Tuesday, 23 October 2012

Research for Spirals

Spirals seem to appear everywhere! 
My first thoughts were to spelling out my thoughts and literally applying these to types of spirals.
                                                         Ref 1 a) Radiating and thickening       Ref 1 b)scrolls uniform and random 

                                                      Ref 1 c) open end and double                        Ref 1 d) even, changing direction and wrap

The initial samples had bought to mind other connecting ideas Reference 5 and 3 D objects.  My 3 D objects sit beside my story boards for further inspiration from past pieces of works - am hopeful they can be cross referenced in later chapters of the module.
While exploring the types of spirals and investigated how these are designed I began to like the idea of random spirals that appear in wood knots, waves, skyscapes and wind patterns in fields of barley and stretches of sand. But that will be for later! Now I will concentrate on making spiral designs.  I have decided to do a spot of free designing of shapes and patterns and made up three few 'stamps' .
                                                              Ref 2 Spiral doodles                              Ref 3, stamps made from foam and paper covered wire
I was also delighted to come across the work of Trinh Vu and to see how she made her spiral creations, please see the link https://www.youtube.com/watch?v=3mmuGWw0frU, just  2.30 minutes to show the simplicity of an idea but the complexity of the process!  
For my way forward  I referred to George Bain's wonderful dictionary, Celtic Art; The Method of Construction and Janet Edmonds three-dimensional Embroidery (specifically her page on shells!)
                                  Ref 5 the opening continuing and curving of spirals      Ref 6 Spiral circles and 3 d 'cuts and bands'

Spiralling into colour - Introduction

After the discipline of black and white my first musings on photos and objects that should show 'spirals of colour' seemed subdued.  My thoughts turned to an object I had made for a recent exhibition and the piece of poetry that inspired it.  Above, in the header of this blog, you see the coiled object made from string and a silk thread mounted on a piece of curled birch bark and below the poem:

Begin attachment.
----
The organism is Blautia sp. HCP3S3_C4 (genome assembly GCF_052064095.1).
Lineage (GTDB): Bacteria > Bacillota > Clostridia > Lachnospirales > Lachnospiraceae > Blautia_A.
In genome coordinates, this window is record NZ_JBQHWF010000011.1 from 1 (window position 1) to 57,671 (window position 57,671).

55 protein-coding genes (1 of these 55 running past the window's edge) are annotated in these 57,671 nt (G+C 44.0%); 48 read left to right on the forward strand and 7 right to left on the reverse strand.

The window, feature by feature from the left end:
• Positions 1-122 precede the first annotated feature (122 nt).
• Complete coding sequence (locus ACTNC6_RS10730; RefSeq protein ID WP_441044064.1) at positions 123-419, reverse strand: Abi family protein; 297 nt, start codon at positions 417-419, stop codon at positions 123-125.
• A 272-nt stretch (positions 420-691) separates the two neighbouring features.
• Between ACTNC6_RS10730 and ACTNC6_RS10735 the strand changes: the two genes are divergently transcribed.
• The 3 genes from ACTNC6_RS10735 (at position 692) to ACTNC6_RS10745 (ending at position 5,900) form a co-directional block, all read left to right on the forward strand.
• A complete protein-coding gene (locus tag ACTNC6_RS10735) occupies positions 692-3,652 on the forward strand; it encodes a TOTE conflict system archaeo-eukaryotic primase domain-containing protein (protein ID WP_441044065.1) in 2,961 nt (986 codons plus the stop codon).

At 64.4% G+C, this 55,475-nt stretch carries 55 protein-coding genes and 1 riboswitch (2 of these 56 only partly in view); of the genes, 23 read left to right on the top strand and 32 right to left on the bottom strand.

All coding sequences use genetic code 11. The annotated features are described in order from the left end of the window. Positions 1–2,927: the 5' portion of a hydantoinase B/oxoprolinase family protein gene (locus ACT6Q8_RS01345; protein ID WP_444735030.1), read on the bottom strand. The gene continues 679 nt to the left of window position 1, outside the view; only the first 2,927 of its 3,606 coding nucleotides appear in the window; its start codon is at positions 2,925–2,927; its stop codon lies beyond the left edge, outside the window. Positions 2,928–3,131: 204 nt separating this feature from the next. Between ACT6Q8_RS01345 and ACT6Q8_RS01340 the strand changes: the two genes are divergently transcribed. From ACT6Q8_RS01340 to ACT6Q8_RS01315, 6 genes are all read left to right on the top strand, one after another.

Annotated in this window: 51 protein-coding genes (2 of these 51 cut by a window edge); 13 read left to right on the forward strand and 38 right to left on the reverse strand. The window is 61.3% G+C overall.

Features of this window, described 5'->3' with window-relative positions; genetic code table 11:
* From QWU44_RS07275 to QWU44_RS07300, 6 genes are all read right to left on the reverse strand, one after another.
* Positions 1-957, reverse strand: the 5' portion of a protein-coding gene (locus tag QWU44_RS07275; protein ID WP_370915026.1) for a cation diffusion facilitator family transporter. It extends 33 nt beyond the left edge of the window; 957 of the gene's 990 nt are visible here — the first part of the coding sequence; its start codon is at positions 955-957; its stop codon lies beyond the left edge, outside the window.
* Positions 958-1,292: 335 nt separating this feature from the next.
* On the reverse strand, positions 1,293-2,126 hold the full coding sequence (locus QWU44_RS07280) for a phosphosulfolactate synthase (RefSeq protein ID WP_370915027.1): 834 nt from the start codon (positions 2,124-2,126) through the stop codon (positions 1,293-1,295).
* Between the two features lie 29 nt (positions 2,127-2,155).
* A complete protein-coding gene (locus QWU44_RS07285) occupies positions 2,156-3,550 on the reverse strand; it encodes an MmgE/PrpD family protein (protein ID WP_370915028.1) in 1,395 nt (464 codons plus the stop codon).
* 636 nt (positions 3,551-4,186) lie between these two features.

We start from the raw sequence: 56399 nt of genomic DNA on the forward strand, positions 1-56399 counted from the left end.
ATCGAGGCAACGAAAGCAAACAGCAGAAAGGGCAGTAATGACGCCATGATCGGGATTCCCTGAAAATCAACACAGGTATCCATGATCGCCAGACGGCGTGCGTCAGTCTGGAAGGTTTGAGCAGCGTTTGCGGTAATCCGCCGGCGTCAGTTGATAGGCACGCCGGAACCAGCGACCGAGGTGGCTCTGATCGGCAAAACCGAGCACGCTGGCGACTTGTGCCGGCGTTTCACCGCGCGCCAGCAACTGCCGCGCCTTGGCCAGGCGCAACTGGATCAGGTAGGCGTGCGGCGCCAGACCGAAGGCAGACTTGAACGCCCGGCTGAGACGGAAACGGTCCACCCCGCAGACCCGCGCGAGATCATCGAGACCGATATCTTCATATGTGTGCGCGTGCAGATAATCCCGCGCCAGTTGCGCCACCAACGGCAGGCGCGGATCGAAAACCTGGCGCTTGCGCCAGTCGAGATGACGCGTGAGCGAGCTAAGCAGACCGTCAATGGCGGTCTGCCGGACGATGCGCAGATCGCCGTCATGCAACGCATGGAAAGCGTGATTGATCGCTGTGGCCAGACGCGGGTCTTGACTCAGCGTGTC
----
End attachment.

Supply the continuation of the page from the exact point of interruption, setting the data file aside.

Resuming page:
The Cocoon by Robert Frost
As far as I can see this autumn haze

That spreading in the evening air both way,

Makes the new moon look anything but new,

And pours the elm-tree meadow full of blue,
Is all the smoke from one poor house alone
With but one chimney it can call its own;
So close it will not light an early light,
Keeping its life so close and out of sign
No one for hours has set a foot outdoors
So much as to take care of evening chores.
The inmates may be lonely women-folk.
I want to tell them that with all this smoke
They prudently are spinning their cocoon
And anchoring it to an earth and moon
From which no winter gale can hope to blow it,--
Spinning their own cocoon did they but know it.

So hopefully this module will see the emergence of a beautiful piece at the end of Chapter 12!

Thursday, 11 October 2012

Resolved sample and admin

Moving towards the last part of the process, making the sample stable by firming the corners: all pieces had been machined together and placed on a cardboard shell with double sided tape and bondaweb or pelmet vilene, in the case of the lid where I wanted to ensure that the curved shape would hold.
After much experimentation I decided that wooden skewers would be the answer to the corners allowing me to cut into fabric edges at 2 inch intervals and slide alternate sides or hinges onto the skewer. Doing three of these to each corner made a secure finish; putting a forth skewer on the inside edge proved to be somewhat problematic!

Satisfied with the solutions to the corners the tops of the skewers were cut and I then set about with the finishing touches to curved seams of the lid.
Triangles were sewn on a tape that could be cut to fit the curve and this was handsewn to inside and outside of lid, white triangles to outside, black triangles to inside.
The finished sample:
Having badly bruised my arms and right hand in a fall the process of hand sewing the finishing touches took far longer than I expected.  I was pleased with how the overall shape held together but decided to let a few feathers 'fly free'..with a bit of hidden support!  

Back view

                                                          Back details
                                   Hand stitch in perle thread

 Bottom view: positive and negative  shapes

                                                                                                        Front view:  'Birdsong'

Right Side                                                                          Left side

The camera seems to exaggerate an uneven edge, particularly on rightside, so will re visit!
My overall reaction to the finished piece is positive.  There is a sigh of relief and thoughts that I should have considered 'bite and chew', it has been a longer project than I envisaged